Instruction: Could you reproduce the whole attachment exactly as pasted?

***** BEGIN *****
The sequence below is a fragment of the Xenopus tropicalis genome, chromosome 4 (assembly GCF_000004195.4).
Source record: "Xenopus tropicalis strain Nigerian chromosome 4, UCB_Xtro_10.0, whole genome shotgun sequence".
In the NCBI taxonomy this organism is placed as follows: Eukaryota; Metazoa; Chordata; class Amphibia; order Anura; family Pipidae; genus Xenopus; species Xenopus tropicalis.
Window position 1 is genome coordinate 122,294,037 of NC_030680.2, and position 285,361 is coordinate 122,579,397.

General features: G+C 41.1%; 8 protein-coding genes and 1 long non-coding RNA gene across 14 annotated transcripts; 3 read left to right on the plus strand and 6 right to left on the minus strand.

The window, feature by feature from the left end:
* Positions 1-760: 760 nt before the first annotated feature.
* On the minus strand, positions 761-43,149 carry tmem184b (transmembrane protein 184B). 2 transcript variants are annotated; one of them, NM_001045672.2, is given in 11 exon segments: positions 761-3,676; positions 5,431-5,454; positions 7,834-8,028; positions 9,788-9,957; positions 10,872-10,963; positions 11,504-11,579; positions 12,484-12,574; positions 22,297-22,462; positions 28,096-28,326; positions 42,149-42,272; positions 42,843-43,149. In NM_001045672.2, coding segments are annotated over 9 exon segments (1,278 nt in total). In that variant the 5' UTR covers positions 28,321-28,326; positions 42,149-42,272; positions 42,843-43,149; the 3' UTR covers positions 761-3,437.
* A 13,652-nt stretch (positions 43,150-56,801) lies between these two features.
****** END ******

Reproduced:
The sequence below is a fragment of the Xenopus tropicalis genome, chromosome 4 (assembly GCF_000004195.4).
Source record: "Xenopus tropicalis strain Nigerian chromosome 4, UCB_Xtro_10.0, whole genome shotgun sequence".
In the NCBI taxonomy this organism is placed as follows: Eukaryota; Metazoa; Chordata; class Amphibia; order Anura; family Pipidae; genus Xenopus; species Xenopus tropicalis.
Window position 1 is genome coordinate 122,294,037 of NC_030680.2, and position 285,361 is coordinate 122,579,397.

General features: G+C 41.1%; 8 protein-coding genes and 1 long non-coding RNA gene across 14 annotated transcripts; 3 read left to right on the plus strand and 6 right to left on the minus strand.

The window, feature by feature from the left end:
* Positions 1-760: 760 nt before the first annotated feature.
* On the minus strand, positions 761-43,149 carry tmem184b (transmembrane protein 184B). 2 transcript variants are annotated; one of them, NM_001045672.2, is given in 11 exon segments: positions 761-3,676; positions 5,431-5,454; positions 7,834-8,028; positions 9,788-9,957; positions 10,872-10,963; positions 11,504-11,579; positions 12,484-12,574; positions 22,297-22,462; positions 28,096-28,326; positions 42,149-42,272; positions 42,843-43,149. In NM_001045672.2, coding segments are annotated over 9 exon segments (1,278 nt in total). In that variant the 5' UTR covers positions 28,321-28,326; positions 42,149-42,272; positions 42,843-43,149; the 3' UTR covers positions 761-3,437.
* A 13,652-nt stretch (positions 43,150-56,801) lies between these two features.